Straddling two worlds in coverage of Baltimore's musical ambassadors

October 03, 2004|By Paul Moore

THE BALTIMORE Symphony Orchestra is the best-known and arguably the most important fine arts organization in Maryland. That is why two separate articles in the Sept. 25 edition of The Sun were so revealing. That one reported on financial issues and the other examined artistic endeavors clearly illustrates the two poles of reality in which the BSO, and those who cover it, coexist.

The front-page story described how the BSO, with debts mounting and subscriptions and endowments declining, is proposing to sell Meyerhoff Symphony Hall to a new, nonprofit subsidiary and then lease it back. The deal would use tax-exempt bonds to help fund new programs and eventually reduce the growing deficit.

On the Today section front, a concert review described "the visceral impact of hearing great music being made with passion, conviction and insight. ... If you could somehow singe enough people with this kind of experience, the outlook for classical music would be decidedly upbeat."

Sun music critic Tim Smith wrote the review and was co-author of the financial plan article. If the BSO is more than ever straddling two worlds - financial and artistic - so is Mr. Smith. He is a critic and a news reporter.

Like sports reporters and columnists, it is not Mr. Smith's job to be a cheerleader or public relations agent for the orchestra. "I believe I can report the news and analyze the musical performances without skewing either one," Mr. Smith said.

It has been a tumultuous year for the BSO. When music director Yuri Temirkanov announced last month his decision to step down after the 2005-2006 season, it was the latest in a series of changes in the organization. Since last winter, when James Glicker was named chief marketing officer - he was later promoted to president - staff turnover has been significant.

Mr. Smith wrote an analysis explaining how much Mr. Temirkanov, considered one of the world's greatest conductors, will be missed. It also put his departure in the context of the marketing initiatives that the BSO's managers hope will help improve the financial picture. Reader Timothy Kjer responded: "If the BSO needs a mascot so badly, couldn't they have someone dress up as Tubby the Tuba? Few conductors can be artistic geniuses and cheerleaders. Temirkanov is a genius, probably too good for the provincial mentality of Baltimore."

This viewpoint may be a bit harsh. The BSO's projected deficit by 2008 is $12 million. The outlook for symphony orchestras across the United States has never been worse. Most of the 1,200 orchestras are running deficits, and in most instances attendance is declining. Recording contracts for orchestras such as the BSO have disappeared.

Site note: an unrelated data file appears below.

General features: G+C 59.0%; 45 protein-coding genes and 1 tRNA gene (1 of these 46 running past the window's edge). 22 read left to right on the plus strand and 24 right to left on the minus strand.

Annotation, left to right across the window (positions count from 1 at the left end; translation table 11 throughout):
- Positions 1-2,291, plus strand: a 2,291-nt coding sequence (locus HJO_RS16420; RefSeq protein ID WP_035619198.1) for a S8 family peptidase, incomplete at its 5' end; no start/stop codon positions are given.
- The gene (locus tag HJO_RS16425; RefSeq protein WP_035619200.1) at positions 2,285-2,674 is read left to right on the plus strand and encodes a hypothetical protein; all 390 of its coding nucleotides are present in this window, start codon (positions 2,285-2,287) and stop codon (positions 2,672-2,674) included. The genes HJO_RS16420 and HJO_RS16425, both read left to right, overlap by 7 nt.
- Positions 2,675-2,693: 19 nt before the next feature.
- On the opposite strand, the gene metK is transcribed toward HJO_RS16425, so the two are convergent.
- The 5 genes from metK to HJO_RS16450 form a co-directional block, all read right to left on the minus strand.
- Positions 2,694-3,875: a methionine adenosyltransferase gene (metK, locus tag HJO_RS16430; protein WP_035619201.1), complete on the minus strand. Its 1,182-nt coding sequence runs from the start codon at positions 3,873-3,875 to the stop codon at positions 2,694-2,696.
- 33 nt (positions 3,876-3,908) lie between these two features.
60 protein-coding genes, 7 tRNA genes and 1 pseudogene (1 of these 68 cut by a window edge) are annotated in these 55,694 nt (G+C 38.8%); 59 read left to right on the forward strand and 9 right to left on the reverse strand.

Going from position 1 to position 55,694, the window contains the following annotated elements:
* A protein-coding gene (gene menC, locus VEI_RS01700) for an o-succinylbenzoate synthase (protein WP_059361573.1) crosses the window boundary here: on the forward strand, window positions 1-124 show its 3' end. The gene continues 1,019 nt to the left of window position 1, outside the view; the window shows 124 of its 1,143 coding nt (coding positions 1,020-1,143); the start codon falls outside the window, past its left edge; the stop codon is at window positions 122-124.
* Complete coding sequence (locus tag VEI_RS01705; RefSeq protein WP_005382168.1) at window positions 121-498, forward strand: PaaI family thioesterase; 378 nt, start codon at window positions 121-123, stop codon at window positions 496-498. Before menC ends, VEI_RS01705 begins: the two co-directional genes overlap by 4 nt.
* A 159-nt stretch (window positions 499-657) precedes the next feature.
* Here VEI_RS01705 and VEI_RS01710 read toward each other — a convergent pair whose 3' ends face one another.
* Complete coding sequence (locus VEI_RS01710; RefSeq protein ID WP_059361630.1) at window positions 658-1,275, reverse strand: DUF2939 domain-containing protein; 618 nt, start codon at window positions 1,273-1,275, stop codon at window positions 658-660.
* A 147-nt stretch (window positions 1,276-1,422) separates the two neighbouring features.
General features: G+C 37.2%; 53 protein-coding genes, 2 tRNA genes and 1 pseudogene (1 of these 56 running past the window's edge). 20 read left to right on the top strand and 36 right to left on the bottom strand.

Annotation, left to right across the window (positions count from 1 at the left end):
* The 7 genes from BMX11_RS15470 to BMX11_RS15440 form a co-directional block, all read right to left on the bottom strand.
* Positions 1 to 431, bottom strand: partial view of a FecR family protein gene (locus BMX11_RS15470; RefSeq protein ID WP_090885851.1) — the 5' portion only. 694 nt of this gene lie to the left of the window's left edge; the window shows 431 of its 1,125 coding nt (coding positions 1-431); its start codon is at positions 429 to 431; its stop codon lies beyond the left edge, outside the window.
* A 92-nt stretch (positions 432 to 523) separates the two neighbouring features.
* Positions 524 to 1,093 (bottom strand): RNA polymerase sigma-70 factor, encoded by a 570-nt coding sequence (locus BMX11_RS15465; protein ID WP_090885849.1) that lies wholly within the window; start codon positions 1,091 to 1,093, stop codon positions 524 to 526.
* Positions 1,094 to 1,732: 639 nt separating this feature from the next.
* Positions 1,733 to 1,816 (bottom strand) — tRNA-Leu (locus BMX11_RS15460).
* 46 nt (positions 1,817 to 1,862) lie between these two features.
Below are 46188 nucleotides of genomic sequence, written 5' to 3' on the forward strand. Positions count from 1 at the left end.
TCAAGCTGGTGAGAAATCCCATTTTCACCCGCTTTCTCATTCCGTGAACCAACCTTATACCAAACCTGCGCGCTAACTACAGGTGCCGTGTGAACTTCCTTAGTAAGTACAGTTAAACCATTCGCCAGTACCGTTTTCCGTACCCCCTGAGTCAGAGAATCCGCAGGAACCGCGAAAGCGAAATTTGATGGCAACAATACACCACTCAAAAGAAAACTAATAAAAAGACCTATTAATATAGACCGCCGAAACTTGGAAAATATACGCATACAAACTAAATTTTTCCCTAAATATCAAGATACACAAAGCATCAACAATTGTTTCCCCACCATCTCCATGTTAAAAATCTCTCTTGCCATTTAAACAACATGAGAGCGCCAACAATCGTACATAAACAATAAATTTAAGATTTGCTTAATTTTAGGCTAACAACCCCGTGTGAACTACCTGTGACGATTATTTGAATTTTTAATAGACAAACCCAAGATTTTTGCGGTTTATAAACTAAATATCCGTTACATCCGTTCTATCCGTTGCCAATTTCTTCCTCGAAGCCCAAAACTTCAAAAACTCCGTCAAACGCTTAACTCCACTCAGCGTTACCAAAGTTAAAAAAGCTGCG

Symphony managers are searching for answers and are considering a variety of options to entice younger people into the concert halls. Attendance at the Meyerhoff is slightly more than 60 percent capacity, and Mr. Glicker has set 80 percent as a goal.

Like many other organizations, the management of the BSO is trying to ensure that its mission and its marketing plan are well known. They are sometimes quite uncomfortable, however, when reporters seek to go beneath the surface and behind the scenes to get the story.

Mr. Smith can relate to this. Last spring, he learned that BSO executives had decided to name Mr. Glicker president. As Mr. Smith was writing the story, executives called The Sun requesting that the article appear only on a timetable they had approved.

"They were very annoyed," Mr. Smith said later. "I was being stonewalled because I learned of things they did not want out at that time. But I was concerned that nobody was asking tough questions, and I knew we could not sit on the story." It was published two days after the BSO phone calls.

The Sun's serious coverage of the BSO reflects its importance to the image of Baltimore regionally and beyond. Other than the major sports teams, the orchestra is the most visible entity from the city that travels nationally and internationally (the Morgan State University Choir also tours extensively). "It definitely adds substantially to the notion of Baltimore being a civilized, cultural place to live," said Holly Selby, The Sun's arts and entertainment editor.

Mr. Smith remains committed to providing the best coverage of the BSO, despite difficult circumstances and changing priorities. But his perspective as a classical music expert and enthusiast, he is very worried.

"I don't know how you solve the problem of declining interest. If you can't sell a brilliant conductor and an orchestra playing fabulously and you can't connect to the music, I don't know how you can stem the tide."

Paul Moore's column appears Sundays.

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